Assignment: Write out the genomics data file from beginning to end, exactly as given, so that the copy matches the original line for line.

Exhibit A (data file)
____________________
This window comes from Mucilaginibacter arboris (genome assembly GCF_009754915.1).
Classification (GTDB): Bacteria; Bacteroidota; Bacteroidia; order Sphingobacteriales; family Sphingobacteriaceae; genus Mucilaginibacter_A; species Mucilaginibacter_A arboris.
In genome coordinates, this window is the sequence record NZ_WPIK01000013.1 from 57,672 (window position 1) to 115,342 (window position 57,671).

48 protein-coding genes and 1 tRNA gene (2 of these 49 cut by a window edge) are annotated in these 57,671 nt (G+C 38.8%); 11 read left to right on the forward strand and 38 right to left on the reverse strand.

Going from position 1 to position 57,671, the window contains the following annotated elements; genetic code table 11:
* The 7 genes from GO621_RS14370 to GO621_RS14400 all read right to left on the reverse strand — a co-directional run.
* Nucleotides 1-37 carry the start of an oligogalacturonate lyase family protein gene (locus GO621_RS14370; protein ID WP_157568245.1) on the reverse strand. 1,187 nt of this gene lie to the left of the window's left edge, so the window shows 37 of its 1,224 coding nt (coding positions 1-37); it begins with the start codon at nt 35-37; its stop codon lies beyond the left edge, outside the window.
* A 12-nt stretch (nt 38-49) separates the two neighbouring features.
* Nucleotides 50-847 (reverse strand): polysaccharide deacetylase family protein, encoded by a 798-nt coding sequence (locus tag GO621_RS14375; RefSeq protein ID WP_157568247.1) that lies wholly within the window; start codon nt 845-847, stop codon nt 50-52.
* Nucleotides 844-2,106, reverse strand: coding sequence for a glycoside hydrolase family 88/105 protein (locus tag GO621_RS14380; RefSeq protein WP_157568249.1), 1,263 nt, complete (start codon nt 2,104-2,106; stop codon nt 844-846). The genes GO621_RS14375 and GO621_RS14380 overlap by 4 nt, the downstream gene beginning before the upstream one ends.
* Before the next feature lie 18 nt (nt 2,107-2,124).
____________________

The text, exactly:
This window comes from Mucilaginibacter arboris (genome assembly GCF_009754915.1).
Classification (GTDB): Bacteria; Bacteroidota; Bacteroidia; order Sphingobacteriales; family Sphingobacteriaceae; genus Mucilaginibacter_A; species Mucilaginibacter_A arboris.
In genome coordinates, this window is the sequence record NZ_WPIK01000013.1 from 57,672 (window position 1) to 115,342 (window position 57,671).

48 protein-coding genes and 1 tRNA gene (2 of these 49 cut by a window edge) are annotated in these 57,671 nt (G+C 38.8%); 11 read left to right on the forward strand and 38 right to left on the reverse strand.

Going from position 1 to position 57,671, the window contains the following annotated elements; genetic code table 11:
* The 7 genes from GO621_RS14370 to GO621_RS14400 all read right to left on the reverse strand — a co-directional run.
* Nucleotides 1-37 carry the start of an oligogalacturonate lyase family protein gene (locus GO621_RS14370; protein ID WP_157568245.1) on the reverse strand. 1,187 nt of this gene lie to the left of the window's left edge, so the window shows 37 of its 1,224 coding nt (coding positions 1-37); it begins with the start codon at nt 35-37; its stop codon lies beyond the left edge, outside the window.
* A 12-nt stretch (nt 38-49) separates the two neighbouring features.
* Nucleotides 50-847 (reverse strand): polysaccharide deacetylase family protein, encoded by a 798-nt coding sequence (locus tag GO621_RS14375; RefSeq protein ID WP_157568247.1) that lies wholly within the window; start codon nt 845-847, stop codon nt 50-52.
* Nucleotides 844-2,106, reverse strand: coding sequence for a glycoside hydrolase family 88/105 protein (locus tag GO621_RS14380; RefSeq protein WP_157568249.1), 1,263 nt, complete (start codon nt 2,104-2,106; stop codon nt 844-846). The genes GO621_RS14375 and GO621_RS14380 overlap by 4 nt, the downstream gene beginning before the upstream one ends.
* Before the next feature lie 18 nt (nt 2,107-2,124).